Senator right to seek removal of immunity for lying

“Mother should I trust the government?”
That phrase from the 1979 song Mother by Pink Floyd seems to take on new meaning every day, not only nationally but also in Nebraska.
Consider problems with some State Patrol brass falsifying records—those involved have been fired, reprimanded or allowed to resign.  
But there’s one serious “lie” that is finally being addressed by a measure offered by second-year lawmaker Senator Justin Wayne of Omaha. His bill (LB 729) would remove sovereign immunity clauses that protect the Department of Health and Human Services from claims resulting from a failure to warn, notify or inform of a ward’s history as a victim or perpetrator of sexual abuse in cases of adoption or placement.  
In a case 10 years ago, a caseworker failed to tell a couple who took in a 6-year-old foster boy about the youngster’s history of sexual abuse. The caseworker was asked, but he lied about the serious medical and mental health issues the child had, despite a state law that requires such disclosure.
After the boy sexually assaulted another child in their home, the couple sued. But the case was thrown out because the state is immune from claims based on misrepresentation and deceit by state employees. In an opinion last year, Nebraska Supreme Court Justice William Cassel added a caveat: that lawmakers may wish to consider whether those exceptions still should be protected.
“From the perspective of the parents, immunity ‘adds insult to injury,’” the judge wrote.
“I think there’s some core principles that we all have,” Wayne recently told members of the Legislature’s Judiciary Committee during a hearing on his bill.
“I think one of them is we don’t think government should ever be deceitful and misrepresent facts. Whatever they are,” he said.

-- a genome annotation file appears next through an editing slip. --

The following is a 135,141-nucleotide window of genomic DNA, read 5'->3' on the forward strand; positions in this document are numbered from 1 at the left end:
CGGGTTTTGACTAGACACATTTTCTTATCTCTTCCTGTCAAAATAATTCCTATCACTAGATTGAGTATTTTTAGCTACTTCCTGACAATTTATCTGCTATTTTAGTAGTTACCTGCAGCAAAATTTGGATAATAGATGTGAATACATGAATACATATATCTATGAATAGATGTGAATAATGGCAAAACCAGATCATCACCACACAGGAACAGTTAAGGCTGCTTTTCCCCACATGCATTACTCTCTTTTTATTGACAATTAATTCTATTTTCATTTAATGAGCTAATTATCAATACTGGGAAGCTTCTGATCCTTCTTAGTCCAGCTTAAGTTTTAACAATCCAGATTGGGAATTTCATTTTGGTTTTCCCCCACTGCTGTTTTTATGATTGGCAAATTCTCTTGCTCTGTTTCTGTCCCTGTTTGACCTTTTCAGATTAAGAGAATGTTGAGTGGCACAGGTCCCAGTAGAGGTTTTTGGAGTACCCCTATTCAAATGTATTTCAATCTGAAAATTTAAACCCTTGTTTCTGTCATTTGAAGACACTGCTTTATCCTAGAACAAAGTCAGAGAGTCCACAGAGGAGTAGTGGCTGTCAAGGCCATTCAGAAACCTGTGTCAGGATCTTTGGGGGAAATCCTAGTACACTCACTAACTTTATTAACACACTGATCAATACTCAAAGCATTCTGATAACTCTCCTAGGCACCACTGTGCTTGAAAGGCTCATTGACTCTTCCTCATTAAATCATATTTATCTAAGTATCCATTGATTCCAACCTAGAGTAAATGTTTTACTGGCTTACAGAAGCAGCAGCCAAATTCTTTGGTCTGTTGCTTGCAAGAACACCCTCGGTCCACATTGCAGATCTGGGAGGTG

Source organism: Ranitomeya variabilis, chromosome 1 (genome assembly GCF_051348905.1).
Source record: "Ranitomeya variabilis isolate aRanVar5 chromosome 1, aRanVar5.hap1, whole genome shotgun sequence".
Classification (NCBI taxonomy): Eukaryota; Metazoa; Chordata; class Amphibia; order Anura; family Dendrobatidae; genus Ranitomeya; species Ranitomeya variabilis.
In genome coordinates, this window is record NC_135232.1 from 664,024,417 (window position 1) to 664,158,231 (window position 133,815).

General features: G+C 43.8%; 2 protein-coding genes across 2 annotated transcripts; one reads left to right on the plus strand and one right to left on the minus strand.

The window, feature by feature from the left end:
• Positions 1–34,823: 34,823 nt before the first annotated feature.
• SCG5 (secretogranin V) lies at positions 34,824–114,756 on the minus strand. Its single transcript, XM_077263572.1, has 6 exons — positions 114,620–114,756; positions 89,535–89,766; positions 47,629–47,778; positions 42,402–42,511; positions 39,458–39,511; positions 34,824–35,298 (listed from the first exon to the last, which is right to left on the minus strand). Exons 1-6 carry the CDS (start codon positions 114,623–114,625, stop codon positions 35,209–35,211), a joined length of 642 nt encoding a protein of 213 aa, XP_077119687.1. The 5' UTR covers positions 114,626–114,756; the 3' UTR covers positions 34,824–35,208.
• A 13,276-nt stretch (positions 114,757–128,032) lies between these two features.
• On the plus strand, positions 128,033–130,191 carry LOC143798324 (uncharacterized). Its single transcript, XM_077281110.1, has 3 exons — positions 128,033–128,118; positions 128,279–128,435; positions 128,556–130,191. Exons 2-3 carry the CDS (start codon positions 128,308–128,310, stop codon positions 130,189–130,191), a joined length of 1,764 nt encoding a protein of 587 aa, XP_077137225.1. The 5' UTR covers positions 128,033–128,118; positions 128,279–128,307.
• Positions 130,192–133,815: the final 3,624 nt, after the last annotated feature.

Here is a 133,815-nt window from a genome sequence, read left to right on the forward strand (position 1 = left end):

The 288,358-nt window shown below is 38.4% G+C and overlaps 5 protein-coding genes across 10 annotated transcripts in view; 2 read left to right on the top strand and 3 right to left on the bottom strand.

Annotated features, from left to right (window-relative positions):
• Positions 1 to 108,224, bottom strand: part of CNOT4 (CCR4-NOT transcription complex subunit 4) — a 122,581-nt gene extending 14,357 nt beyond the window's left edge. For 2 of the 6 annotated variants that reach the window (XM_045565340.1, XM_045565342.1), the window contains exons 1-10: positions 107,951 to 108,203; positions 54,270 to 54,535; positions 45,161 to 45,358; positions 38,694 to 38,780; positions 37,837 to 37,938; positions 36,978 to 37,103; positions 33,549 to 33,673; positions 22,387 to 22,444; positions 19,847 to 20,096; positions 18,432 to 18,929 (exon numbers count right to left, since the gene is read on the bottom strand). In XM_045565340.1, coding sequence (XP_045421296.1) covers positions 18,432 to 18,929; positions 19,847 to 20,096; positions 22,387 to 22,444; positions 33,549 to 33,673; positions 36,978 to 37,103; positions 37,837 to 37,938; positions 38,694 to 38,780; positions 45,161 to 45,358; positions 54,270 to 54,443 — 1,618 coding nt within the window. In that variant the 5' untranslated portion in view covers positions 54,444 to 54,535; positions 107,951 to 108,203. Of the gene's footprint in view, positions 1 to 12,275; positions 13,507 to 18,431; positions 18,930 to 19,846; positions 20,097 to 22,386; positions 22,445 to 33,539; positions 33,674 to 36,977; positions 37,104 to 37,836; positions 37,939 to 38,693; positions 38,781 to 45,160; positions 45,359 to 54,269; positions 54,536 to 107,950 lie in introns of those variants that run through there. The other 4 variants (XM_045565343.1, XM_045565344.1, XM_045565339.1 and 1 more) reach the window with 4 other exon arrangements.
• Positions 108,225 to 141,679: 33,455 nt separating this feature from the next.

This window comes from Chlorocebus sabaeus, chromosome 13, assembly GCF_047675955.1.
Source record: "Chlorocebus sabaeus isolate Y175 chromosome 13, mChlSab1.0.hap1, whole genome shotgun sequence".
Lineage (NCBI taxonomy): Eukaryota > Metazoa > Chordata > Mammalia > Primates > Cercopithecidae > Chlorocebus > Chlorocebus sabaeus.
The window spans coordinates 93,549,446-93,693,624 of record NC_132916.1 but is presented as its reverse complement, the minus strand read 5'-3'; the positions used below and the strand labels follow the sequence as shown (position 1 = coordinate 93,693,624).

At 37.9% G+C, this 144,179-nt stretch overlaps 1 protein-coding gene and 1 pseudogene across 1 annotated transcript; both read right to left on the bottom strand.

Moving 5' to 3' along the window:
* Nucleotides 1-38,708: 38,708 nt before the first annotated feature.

Simply put, the immunity isn’t right. Wayne told his colleagues they shouldn’t allow the state to lie and get away with it without some kind of action.  It’s not OK for the state to lie, and if it does, it should be called out and should have to pay for it, he said.
The woman who unsuccessfully sued now lives with her husband and family in another state. She attended the hearing to speak in support of Wayne’s bill and reminded lawmakers that a bill was passed 15 years ago to require state officials to disclose all available information on a child being placed. All information.
A good law. But there are no repercussions for state employees but an immeasurable amount for the family, or—more likely—families that have been impacted. Nebraska’s foster care system has been studied and the results have raised concerns that are being dealt with.
All well and good. But now it’s time to get down to the rest of the problem and take action to make it clear that lying will not be tolerated.
There has to be consequences. The State Patrol seems to understand that now. This bill would make it clear to the Department of Health and Human Services.
The Lincoln Journal Star reported that Judiciary Committee Chairwoman Senator Laura Ebke of Crete asked Wayne if he thinks the state should only be held accountable for lying when it has to do with kids. Wayne said that’s a broader discussion that he would love to have.
It’s sad that it has come to this, but I agree that such a discussion needs to happen, sooner than later. Kudos to Senators Wayne and Ebke for recognizing that.

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